What could go wrong next?
What a week. But as National’s woes dominate, who notices the erosion of democracy and the exclusionary politics Labor is working to promote?
Eclipsed by the effervescence of the show Soymin and Judy, the announcement of a half-baked social insurance scheme to solve an ill-defined problem for an ill-defined group of people.
No consultation, no gender analysis, no respect for the work of parents.
A group of white, middle-class trade unionists crafted the plan without scrutiny, and the finance minister sees no need to seek further contributions.
For a scheme that could be “The greatest expansion of the welfare state since the opening of the ACC in 1974” the lack of consultation is quite bizarre. Anyone who thinks of social insurance for newly unemployed in New Zealand quickly realizes how much this is a box of worms. Perhaps this is the reason why few details were shared. It seems the public is softened for a fait accompli: Labor knows the best. Those who are even more left behind and even more bewildered by the labyrinth of welfare will just have to suck it up.
Adding insult to injury, the tax bill (COVID-19 child support payments and family tax credits) was urgently passed. No process here, no submissions, no consultation, no Te Tiriti o Waitangi principles in sight, no select committee. Just an incredibly convoluted regulatory impact study this shows how they will make Working for Families more complex and contradictory.
Seen as a vital increase in family support there will be a tiny increase of $ 5 per child after the late inflation adjustments. We learn that âMinisters agreed that the original goals of Working for Families remain important. The first of these is to “make work profitable by supporting families with dependent children, so that they are rewarded for their hard work”. When setting goals surely, what the public thinks is more important than the ministers.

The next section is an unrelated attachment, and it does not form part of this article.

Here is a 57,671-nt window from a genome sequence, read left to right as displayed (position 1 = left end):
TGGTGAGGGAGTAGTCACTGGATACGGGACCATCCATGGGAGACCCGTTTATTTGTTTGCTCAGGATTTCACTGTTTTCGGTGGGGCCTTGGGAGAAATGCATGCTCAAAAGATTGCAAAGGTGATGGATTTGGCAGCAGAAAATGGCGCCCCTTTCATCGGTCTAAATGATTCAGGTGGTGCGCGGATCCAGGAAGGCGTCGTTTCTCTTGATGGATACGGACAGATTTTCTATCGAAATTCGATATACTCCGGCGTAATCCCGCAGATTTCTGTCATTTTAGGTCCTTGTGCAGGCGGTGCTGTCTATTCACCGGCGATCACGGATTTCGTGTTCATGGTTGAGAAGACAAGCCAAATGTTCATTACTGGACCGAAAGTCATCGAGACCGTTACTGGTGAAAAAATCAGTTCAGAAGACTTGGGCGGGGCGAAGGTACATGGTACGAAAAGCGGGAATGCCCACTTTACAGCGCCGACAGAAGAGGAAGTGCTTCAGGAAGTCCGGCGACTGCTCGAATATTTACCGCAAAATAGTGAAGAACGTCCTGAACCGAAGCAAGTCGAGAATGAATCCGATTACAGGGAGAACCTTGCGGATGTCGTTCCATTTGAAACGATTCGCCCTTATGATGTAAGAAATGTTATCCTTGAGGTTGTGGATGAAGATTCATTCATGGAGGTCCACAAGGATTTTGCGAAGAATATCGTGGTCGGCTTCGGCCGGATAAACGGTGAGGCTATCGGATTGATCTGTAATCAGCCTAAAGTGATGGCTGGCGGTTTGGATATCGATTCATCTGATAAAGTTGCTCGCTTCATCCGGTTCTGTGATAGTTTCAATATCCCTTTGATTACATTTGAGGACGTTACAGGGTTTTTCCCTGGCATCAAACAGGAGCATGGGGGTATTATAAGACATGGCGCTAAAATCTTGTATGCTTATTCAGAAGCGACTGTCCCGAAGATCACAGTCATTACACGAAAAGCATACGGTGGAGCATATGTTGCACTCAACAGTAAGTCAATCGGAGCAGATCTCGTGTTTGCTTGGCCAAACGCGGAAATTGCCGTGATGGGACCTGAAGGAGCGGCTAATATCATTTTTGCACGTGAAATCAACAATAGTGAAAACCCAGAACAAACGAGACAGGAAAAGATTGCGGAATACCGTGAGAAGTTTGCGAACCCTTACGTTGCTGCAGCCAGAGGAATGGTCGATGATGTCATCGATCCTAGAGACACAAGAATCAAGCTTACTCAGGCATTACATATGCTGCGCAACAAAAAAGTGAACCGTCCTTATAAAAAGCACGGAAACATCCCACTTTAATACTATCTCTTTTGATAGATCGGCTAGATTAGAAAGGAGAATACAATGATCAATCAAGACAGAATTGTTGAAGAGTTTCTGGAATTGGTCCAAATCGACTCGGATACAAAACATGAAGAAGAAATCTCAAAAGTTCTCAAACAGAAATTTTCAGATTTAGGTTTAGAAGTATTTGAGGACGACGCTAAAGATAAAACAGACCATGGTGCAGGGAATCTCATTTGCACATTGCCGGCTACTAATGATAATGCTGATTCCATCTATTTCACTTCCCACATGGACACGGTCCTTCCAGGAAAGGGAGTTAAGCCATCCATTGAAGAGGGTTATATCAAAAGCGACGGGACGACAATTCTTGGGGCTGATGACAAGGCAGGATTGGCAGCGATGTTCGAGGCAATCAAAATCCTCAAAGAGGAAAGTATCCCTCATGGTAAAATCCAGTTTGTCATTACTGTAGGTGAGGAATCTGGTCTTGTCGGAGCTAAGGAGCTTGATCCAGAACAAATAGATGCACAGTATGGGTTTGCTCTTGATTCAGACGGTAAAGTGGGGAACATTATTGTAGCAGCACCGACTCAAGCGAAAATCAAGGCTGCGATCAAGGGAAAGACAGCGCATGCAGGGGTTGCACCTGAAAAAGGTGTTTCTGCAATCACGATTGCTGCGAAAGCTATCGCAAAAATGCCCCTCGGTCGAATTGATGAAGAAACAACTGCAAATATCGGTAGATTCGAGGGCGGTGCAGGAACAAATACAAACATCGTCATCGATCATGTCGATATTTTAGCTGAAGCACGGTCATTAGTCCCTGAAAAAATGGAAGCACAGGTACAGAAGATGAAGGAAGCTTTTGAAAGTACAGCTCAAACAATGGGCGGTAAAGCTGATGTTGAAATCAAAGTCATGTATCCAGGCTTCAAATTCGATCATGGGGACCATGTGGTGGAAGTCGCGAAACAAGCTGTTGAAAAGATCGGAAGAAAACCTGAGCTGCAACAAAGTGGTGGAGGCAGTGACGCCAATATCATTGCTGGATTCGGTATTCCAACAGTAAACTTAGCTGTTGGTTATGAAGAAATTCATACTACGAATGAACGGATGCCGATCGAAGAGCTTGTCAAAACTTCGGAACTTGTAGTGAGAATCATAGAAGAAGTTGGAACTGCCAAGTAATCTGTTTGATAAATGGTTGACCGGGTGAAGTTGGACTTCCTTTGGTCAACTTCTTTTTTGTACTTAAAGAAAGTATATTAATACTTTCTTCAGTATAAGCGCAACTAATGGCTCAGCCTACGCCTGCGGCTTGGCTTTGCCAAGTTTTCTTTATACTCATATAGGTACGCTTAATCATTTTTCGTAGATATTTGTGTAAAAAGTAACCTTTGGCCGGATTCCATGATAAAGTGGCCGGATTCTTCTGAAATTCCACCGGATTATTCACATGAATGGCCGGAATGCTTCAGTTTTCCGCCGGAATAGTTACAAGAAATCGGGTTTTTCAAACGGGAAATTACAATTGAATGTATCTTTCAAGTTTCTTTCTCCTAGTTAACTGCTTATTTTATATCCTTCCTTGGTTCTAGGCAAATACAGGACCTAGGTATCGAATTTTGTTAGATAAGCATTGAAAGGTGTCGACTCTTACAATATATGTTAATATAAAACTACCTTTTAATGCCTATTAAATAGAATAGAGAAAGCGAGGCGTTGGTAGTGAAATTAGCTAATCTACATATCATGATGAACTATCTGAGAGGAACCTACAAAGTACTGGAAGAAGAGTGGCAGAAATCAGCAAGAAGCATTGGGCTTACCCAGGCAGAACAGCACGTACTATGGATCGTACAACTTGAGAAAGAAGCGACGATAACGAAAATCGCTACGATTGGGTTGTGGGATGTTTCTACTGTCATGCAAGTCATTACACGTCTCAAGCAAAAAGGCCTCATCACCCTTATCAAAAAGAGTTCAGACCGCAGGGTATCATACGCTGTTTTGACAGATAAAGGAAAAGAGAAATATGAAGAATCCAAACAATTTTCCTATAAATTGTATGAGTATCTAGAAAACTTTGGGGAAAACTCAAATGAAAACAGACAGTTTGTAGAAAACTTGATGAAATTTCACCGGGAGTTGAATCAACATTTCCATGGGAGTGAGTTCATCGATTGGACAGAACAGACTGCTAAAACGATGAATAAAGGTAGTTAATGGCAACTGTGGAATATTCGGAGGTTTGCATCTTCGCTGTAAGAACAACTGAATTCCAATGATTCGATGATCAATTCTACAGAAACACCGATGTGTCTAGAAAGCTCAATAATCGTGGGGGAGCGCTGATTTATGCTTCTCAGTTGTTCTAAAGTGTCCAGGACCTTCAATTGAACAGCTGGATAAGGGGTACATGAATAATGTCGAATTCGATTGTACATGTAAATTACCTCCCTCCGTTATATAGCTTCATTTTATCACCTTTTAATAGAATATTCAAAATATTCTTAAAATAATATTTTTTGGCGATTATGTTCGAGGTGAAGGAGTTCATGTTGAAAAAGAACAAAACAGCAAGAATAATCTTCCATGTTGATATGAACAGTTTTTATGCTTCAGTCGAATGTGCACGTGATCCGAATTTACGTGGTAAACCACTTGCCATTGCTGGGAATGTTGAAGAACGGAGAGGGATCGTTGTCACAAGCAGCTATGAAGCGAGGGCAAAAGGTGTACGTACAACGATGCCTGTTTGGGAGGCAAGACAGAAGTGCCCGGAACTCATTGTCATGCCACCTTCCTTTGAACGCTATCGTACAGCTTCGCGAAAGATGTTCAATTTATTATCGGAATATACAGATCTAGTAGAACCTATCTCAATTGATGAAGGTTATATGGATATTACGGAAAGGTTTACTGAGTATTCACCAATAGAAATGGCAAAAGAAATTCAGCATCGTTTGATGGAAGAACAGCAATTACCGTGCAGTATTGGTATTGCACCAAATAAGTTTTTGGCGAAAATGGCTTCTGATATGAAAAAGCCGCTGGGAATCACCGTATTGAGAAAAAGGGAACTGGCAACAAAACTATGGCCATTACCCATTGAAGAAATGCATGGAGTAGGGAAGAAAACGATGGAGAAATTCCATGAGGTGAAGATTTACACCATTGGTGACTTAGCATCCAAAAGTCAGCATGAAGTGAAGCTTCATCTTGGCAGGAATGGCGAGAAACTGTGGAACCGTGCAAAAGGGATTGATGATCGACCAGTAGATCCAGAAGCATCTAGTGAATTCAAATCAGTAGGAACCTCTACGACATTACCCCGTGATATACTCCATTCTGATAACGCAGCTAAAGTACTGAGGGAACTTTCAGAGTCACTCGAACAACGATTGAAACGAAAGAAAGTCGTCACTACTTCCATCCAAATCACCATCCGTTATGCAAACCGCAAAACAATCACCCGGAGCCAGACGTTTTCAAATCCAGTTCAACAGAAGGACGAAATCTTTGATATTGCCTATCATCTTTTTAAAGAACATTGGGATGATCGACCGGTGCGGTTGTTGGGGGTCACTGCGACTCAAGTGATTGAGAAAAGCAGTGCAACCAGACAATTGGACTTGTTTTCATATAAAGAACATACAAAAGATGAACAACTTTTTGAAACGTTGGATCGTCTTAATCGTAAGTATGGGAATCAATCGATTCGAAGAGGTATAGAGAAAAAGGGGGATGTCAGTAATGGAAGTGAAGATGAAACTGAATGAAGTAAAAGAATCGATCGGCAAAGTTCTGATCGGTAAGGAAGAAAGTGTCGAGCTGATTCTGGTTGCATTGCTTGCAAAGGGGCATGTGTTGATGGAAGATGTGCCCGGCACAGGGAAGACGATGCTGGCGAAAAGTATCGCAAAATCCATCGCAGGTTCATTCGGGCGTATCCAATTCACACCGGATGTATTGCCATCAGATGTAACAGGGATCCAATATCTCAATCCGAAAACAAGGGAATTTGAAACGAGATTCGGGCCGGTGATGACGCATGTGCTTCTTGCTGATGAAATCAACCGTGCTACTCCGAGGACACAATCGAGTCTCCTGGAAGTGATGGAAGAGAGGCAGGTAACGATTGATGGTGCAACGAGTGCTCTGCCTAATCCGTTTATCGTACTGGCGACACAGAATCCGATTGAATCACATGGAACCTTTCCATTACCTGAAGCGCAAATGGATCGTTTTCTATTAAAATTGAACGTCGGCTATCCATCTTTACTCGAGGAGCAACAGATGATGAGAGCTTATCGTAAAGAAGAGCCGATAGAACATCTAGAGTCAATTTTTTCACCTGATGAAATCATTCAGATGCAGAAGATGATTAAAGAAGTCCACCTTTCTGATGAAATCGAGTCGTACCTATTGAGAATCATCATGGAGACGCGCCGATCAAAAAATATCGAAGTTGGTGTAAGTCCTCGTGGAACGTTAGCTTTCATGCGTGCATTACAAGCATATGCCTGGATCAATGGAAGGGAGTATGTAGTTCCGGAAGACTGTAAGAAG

And don’t Labor see the contradictions? Don’t they realize that higher allowances add to the huge disincentives to work due to overlapping allowances for the working poor?
Worryingly, ministers also agreed on the following targets for the further review of the WFF:
- Objective 1: target assistance more to low-income families rather than more universal assistance
- Objective 2: favor low-income working families, while maintaining support for beneficiary families
- Objective 3: help make work remunerative and help pay for people in employment.
National was clearly sidetracked by their own fiascos, but even they saw the deep contradictions. This is from Andrew Bayly in the emergency debate:
âThis bill will be adopted this evening without a select committee process, without the contribution of any party independent of this Parliament. And I think the main thing the government associates with this bill is that it addresses the issue of poverty and increases the components of Working for Families, and there is a whole stack of components that will be improved and adjusted. And it will happen. It’s a process that always happens. It is always triggered when the cumulative impact of the CPI is greater than 5%. There is nothing special about this part of the bill, although that is what members of the government have chosen to focus on.
The only real difference was the increase of $ 5 per child. I think the argument we’ve heard tonight is that this adjustment of the inflation index of certain benefits is going to be a game-changer in lifting children out of poverty. And we had this disconnect between the minister who, in his initial speech, said that 6,000 children would be lifted out of poverty, and then all the deputies chose in their very short contributions – the maximum being 1 minute 30 – to concentrate on a figure of 3000. They could not even understand the impact of the improvement on poverty reduction. But the reality is that I find the argument fallacious that as a result of an historic readjustment or an adjustment for historical increases in inflation, an increase of $ 5 per child will result in a substantial change in the child poverty in New Zealand. thinking defies logic.